6. In 1851-2 the question as to the Lands held by the Co in Van Couvers Island was again brought into discussion. In a correspondence which took place in thoseManuscript image years between the Cy and the Colonial Office, Lord Greys attention was drawn to a distinction which the Company made between land possessed by them previous to the Oregon Treaty of 1846 and land which they had since acquired. "The former" they said "will be made over to them (the Co) without purchase and for any addition thereto they will have to pay 20s/- per Acre as all other Settlers do." Lord Grey having desired a further explanation of this distinction the Company in a letter dated 4th Febry 1852 gave that explanation as follows Manuscript image During the period that elapsed between the original connexion of the Hudsons Bay Co with the country West of the Rocky Mountains, and the division of the Territory by the Boundary Treaty of June 1846, while in fact the Sovereignty was in abeyance, the Co reclaimed from the Wilderness and occupied portions of land wherever their trading Establishments were planted. These lands they claimed as theirs without purchase and the possessory rights thus acquired in that portion of Territory which is South of the 49th parallelManuscript image of North Latitude have been guaranteed to them by the Boundary Treaty. Among the lands occupied by the Company North of the 49th parallel is that situate at Fort Victoria in VanCouvers Island
Explanatory Memo. This is not correct, geographically it is south of 49th—but what they mean is, that it is British not American, wh is quite correct.
TFE 30/12
where they formed an Establishment in the year 1843, and this is the land alluded to in the 4th paragraph of my letter of 14th December. Its exact extent has not been yet ascertained by the Company Surveyors—but whatever that may be the Co consider they have a right to hold it, while for any additional quantity that may be required to be taken by the Fur Trade (which is merely a subordinate branch of the Hudsons Bay Co) the same priceManuscript image will be paid by other purchasers of land.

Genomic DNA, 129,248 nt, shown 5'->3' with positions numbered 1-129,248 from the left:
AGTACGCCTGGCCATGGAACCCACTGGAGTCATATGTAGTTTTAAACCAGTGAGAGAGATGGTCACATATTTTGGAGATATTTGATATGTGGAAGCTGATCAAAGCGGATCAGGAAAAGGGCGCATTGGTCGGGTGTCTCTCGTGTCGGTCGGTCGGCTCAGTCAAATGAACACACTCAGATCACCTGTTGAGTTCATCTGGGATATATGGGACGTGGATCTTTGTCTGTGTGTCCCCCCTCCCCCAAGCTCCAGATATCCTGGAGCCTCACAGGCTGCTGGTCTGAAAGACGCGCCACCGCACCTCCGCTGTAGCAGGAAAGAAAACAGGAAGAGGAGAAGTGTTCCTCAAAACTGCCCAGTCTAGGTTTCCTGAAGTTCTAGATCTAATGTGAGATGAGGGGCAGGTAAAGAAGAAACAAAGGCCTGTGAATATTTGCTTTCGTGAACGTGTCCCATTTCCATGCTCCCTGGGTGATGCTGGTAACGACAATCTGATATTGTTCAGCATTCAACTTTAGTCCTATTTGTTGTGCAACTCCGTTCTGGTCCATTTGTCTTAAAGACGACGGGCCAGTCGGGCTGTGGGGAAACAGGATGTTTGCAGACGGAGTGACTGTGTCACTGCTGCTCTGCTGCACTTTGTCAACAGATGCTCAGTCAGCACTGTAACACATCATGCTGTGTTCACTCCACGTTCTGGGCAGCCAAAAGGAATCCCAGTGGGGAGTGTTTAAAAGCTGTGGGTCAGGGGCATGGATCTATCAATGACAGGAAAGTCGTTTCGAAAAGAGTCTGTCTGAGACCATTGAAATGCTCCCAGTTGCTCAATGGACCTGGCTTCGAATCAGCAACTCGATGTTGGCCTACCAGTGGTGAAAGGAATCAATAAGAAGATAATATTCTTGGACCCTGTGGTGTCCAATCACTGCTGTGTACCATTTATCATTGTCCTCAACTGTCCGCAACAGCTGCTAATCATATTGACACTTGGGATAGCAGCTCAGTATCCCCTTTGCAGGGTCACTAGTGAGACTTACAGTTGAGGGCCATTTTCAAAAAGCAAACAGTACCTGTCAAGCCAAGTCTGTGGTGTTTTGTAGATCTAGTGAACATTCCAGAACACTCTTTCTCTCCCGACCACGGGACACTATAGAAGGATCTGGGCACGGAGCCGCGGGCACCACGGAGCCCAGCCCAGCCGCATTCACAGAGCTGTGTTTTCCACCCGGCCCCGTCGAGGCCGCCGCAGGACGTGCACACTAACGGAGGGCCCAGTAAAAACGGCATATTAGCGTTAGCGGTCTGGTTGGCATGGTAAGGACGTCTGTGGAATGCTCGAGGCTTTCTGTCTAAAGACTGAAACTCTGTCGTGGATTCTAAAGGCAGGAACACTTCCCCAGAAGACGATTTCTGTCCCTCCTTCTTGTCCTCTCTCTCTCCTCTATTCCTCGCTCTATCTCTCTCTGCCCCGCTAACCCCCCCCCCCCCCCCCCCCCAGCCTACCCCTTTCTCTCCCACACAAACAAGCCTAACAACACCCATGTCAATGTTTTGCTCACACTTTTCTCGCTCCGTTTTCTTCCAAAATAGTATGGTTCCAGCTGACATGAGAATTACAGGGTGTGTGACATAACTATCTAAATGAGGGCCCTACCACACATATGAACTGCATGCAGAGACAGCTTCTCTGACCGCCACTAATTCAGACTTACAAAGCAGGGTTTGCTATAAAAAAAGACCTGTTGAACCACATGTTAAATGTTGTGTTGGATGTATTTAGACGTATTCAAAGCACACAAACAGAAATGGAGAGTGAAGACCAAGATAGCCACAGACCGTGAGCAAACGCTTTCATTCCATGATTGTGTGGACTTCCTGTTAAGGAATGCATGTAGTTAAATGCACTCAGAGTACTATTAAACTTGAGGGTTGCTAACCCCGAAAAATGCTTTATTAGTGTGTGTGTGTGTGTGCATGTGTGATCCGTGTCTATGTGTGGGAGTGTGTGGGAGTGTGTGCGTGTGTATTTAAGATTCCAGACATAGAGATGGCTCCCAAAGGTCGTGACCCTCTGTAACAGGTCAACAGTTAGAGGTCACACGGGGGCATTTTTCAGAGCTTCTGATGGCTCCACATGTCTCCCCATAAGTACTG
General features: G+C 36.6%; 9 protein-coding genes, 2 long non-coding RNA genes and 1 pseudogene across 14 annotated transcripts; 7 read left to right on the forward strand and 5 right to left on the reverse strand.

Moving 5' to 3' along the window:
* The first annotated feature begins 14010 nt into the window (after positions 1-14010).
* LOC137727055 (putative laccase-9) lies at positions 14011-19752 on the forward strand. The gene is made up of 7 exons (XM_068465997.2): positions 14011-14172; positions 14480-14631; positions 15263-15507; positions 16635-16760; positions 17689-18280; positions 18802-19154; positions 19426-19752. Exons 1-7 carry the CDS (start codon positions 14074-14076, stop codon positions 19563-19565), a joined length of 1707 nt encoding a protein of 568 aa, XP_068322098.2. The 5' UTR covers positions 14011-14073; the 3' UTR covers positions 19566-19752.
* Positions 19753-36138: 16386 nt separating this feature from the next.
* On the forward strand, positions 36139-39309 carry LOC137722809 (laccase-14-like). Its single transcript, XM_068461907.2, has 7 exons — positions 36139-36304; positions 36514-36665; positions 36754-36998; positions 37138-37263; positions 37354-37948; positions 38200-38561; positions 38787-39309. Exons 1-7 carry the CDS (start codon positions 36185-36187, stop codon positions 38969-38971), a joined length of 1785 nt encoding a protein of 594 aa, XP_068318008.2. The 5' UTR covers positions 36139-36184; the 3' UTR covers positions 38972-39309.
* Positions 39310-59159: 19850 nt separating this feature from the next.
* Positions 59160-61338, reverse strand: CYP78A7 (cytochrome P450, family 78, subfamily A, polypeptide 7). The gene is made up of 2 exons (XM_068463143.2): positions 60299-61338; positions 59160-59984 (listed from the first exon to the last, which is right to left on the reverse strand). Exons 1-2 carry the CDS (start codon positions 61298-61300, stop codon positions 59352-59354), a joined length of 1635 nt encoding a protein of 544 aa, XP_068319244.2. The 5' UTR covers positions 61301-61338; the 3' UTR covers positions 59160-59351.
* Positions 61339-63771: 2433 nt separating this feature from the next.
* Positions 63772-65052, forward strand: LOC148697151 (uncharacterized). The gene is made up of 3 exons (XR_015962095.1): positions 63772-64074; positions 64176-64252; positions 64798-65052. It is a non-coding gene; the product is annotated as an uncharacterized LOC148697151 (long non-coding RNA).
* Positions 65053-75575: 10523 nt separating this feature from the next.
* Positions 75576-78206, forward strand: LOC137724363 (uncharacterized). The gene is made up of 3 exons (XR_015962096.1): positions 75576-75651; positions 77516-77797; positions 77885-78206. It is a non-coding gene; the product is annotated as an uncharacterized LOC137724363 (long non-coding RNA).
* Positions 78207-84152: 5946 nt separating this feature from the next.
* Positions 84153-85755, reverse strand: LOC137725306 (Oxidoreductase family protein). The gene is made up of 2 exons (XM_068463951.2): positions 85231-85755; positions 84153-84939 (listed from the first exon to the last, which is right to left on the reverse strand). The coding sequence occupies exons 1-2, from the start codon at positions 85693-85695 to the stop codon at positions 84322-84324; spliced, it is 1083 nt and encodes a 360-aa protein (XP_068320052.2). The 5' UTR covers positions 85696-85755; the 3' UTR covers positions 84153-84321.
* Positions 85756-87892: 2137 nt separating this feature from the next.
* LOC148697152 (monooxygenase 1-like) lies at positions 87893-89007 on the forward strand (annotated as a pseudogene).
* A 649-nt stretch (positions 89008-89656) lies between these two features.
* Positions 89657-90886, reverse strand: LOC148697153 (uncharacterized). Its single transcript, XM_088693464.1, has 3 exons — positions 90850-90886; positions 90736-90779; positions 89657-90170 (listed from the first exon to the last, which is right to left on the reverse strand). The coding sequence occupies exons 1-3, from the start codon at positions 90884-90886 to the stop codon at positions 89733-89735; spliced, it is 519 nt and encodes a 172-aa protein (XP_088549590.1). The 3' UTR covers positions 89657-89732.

7. Lord Greys conclusion on this explanation was conveyed to the Co by his Under Secretary [marginal note: Mr Peel 14 Feby 1852] in the following terms. His Lordship having considered this explanation directs me to state that he is not disposed to question the right of the Co to land actually occupied by them previous to the arrangement for constituting VanCouvers Island a Colony, but that he wishes to be furnished as soon as possible with a statement of the extent and description of the lands so claimed by the Co andManuscript image has consequently addressed a despatch to the Governor of the Island applying for such information. I am to add that his Lordship understands the claim preferred to be strictly confined to land actually occupied and made use of, beyond which he conceives that it ought not on any account to be extended.
8. The information which Lord Grey thus announced he had called for was furnished by Govr Douglas in a despatch dated 25th June 1852. After describing the District first marked out by the Company for occupation which comprized 25 Square Miles, the Governor stated that the Co he understood, proposed to retain of this Land only 3 farms comprizing about 4000 Acres, one at Victoria and the other two at the distance of three or four miles from that place. The extent of these Farms was more precisely given in the report from the Governor of the Company to Sir J Pakington of 24th Novr 1852 as 3084 Acres. No answer was returned nor apparently any action taken by Government with reference to the land in question, in consequence of either Governor Douglas' despatch or the letter from the Governor of the Company.